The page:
Hosted by Goethe-Institut, contemporary artist Michael Soi presents a series of 17 paintings celebrating women from all over Nairobi, bringing you different takes on the...
What is the role of Art in our lives? And is Art only static, inanimate, or can it be a living, breathing medium?
Artist Yazmany Arboleda, founder of the Glassless Glasses Studio, wants to explore these queries. On November 7th, his “Monday Morning” public art installation will involve giving 10,000 bright yellow balloons to commuters at Central Bus Station on their way to work. The only request: That the commuters promise to hold on to the balloon until they arrive at their jobs.
“The non-choreographed parade of neon yellow balloons in the heart of the city will transform what spectators and city-dwellers would otherwise think of as an ordinary daily morning commute into a sequence of unexpected celebrations,” says the spiky-haired, energetic artist during a visit to our offices.
The installation is part of the Glassless Glasses Studio’s “Living Industries Project” that revolves around rethinking art and its role in our lives. Nairobi will be the third city in the “Monday Morning” series of installations. Over the past year, 10,000 neon orange balloons were handed out in Bangalore, India, and another 10,000 neon green balloons were given to citizens of Yamaguchi, Japan.
“Figuratively, the balloons represent celebration. They make us think of the happy moments that punctuate our lives. By contrast, the often-monotonous nature of work makes this juxtaposition all the more compelling,” explains Yazmani. “This art piece hopefully opens up conversations about what we think and feel about work, and how we approach it each day. The disparity between the repetitive nature of work and the charm and playfulness of a balloon – or thousands of them moving in a given landscape – imbues this art piece with a broad range of meaning.”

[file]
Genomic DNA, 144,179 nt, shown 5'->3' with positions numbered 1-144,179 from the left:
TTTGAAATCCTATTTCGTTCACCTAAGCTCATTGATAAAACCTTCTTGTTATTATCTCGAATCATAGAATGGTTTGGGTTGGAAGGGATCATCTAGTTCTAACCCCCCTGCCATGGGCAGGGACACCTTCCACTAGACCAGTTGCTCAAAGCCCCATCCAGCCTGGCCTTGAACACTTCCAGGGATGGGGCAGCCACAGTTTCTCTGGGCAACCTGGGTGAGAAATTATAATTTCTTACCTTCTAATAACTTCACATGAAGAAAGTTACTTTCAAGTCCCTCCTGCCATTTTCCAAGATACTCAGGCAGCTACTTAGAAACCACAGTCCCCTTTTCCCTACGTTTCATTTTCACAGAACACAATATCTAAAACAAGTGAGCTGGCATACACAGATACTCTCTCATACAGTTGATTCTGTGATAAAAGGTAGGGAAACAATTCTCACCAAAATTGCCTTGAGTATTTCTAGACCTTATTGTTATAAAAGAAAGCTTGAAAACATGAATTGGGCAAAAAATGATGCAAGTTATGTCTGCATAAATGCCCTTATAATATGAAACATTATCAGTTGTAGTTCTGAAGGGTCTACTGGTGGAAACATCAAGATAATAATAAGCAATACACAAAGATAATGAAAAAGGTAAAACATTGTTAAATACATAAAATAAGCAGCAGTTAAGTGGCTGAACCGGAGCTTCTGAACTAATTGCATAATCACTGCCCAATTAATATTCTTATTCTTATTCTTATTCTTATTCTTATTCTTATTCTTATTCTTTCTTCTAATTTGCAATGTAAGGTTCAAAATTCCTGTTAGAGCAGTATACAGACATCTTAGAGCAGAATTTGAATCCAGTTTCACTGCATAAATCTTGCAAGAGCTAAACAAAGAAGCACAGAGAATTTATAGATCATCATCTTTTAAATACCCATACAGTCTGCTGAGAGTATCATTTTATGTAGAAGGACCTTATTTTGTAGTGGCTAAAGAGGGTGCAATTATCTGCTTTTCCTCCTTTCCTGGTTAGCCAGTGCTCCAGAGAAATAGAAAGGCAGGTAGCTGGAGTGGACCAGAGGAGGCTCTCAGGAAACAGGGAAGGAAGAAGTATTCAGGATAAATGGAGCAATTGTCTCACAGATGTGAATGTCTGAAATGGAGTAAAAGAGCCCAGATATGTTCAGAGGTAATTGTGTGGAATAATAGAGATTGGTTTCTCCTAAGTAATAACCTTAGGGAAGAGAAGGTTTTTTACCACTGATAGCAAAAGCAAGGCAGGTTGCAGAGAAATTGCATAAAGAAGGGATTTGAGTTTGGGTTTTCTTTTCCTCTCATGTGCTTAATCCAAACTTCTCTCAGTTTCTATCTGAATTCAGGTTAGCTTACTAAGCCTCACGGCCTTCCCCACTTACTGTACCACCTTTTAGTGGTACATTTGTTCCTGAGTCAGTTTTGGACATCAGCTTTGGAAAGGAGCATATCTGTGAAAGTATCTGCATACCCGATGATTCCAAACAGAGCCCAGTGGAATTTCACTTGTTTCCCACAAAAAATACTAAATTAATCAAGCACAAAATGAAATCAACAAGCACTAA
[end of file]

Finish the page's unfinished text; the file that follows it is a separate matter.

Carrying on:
The installation is organized in collaboration with The Nairobi Arts Trust and runs from 6 a.m. until noon. When asked about the issue of participants’ security in the face of the looming terror threats, Yarzmany says, “Despite the fear, it is important to take a stance. You can’t hide and do nothing; you’ve got to stand up. However, we will have both private security and police stationed at the bus station. The Mayor of Nairobi is also expected to attend.”
So if a friendly face with a kazi t-shirt offers you a yellow, helium-filled balloon next Monday, don’t be shy. Take it. And take a picture with it at your workstation, then share it with us at @UPNAIROBI or post it on our wall at www.facebook.com/UP MAGAZINE.
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